• Stress-relief techniques: According to the National Center for Complementary and Integrative Health, mental health conditions like anxiety and depression as well as stress may be linked to the worsening of asthma symptoms. A person can consider talking with a therapist to manage mental health concerns. A person can also try various relaxation techniques to relieve stress.
  • Weight management: Obesity is a risk factor for asthma. A doctor or nutritionist can help a person adjust their diet and lifestyle to lose weight if they have obesity, which could improve their asthma symptoms.
  • Stopping smoking: Smoking is another risk factor for asthma. A doctor can help a person quit smoking by prescribing medications that help with smoking cessation, such as the antidepressant bupropion (Wellbutrin) and varenicline (Chantix).

A person should visit a doctor for asthma monitoring every 1–6 months when receiving anti-inflammatory therapy to assess how well their treatment is working.

If a person does not experience the same level of relief from treatment as before, or their symptoms are more frequent or severe than usual, they should contact a doctor.

After an asthma attack, a person should call 911 or local emergency services if they have any of the following symptoms:

  • cannot breathe and medication does not provide relief
  • lose consciousness
  • have a very rapid heart rate
  • become very pale or turn blue or purple
  • are too breathless to talk
  • are confused

To reduce the risk of asthma attacks and help manage symptoms, a person can:

  • keep track of their symptoms in a symptom diary
  • take all their medications as a doctor has instructed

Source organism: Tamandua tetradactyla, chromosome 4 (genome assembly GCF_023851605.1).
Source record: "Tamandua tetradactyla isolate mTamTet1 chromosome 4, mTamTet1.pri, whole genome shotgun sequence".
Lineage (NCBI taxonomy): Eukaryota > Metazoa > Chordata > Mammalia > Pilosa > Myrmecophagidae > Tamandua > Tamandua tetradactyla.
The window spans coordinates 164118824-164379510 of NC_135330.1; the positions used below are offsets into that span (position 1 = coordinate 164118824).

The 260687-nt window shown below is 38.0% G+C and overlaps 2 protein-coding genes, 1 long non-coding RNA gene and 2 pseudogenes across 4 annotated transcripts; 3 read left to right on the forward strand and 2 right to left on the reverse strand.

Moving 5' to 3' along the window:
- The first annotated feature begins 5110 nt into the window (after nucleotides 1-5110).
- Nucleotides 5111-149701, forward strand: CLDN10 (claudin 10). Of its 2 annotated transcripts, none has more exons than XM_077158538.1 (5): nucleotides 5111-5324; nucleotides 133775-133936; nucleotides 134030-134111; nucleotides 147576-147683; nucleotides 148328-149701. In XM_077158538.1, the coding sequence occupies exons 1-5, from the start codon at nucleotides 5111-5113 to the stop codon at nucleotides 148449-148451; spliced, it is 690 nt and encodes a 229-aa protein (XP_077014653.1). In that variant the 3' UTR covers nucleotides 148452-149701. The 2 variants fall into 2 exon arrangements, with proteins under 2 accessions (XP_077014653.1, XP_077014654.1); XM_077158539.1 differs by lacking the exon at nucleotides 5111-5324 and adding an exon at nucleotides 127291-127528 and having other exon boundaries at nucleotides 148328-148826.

• ensure they are taking their medication correctly
  • always fulfill prescriptions for quick-relief medications and keep them readily accessible
  • provide friends and family with the names, locations, and instructions for the use of medications
  • have emergency contacts readily available in case of an attack
  • attend regular appointments with a qualified healthcare professional to review their symptoms and treatment
  • avoid things that trigger symptoms when possible
  • improve their indoor air quality by increasing airflow, cleaning regularly, and using air purifiers

Asthma can change over time. It may become more severe or go into remission during different periods. Certain treatments may become less effective over time as well. A doctor may need to adjust dosages or types of asthma treatment.

A doctor may add new types of medication to a person’s treatment plan, such as corticosteroids or biologics. A doctor may also adjust a treatment plan seasonally to account for allergens like pollen that may trigger symptoms.

Individuals can help doctors determine the most effective treatment plan by tracking and monitoring their symptoms.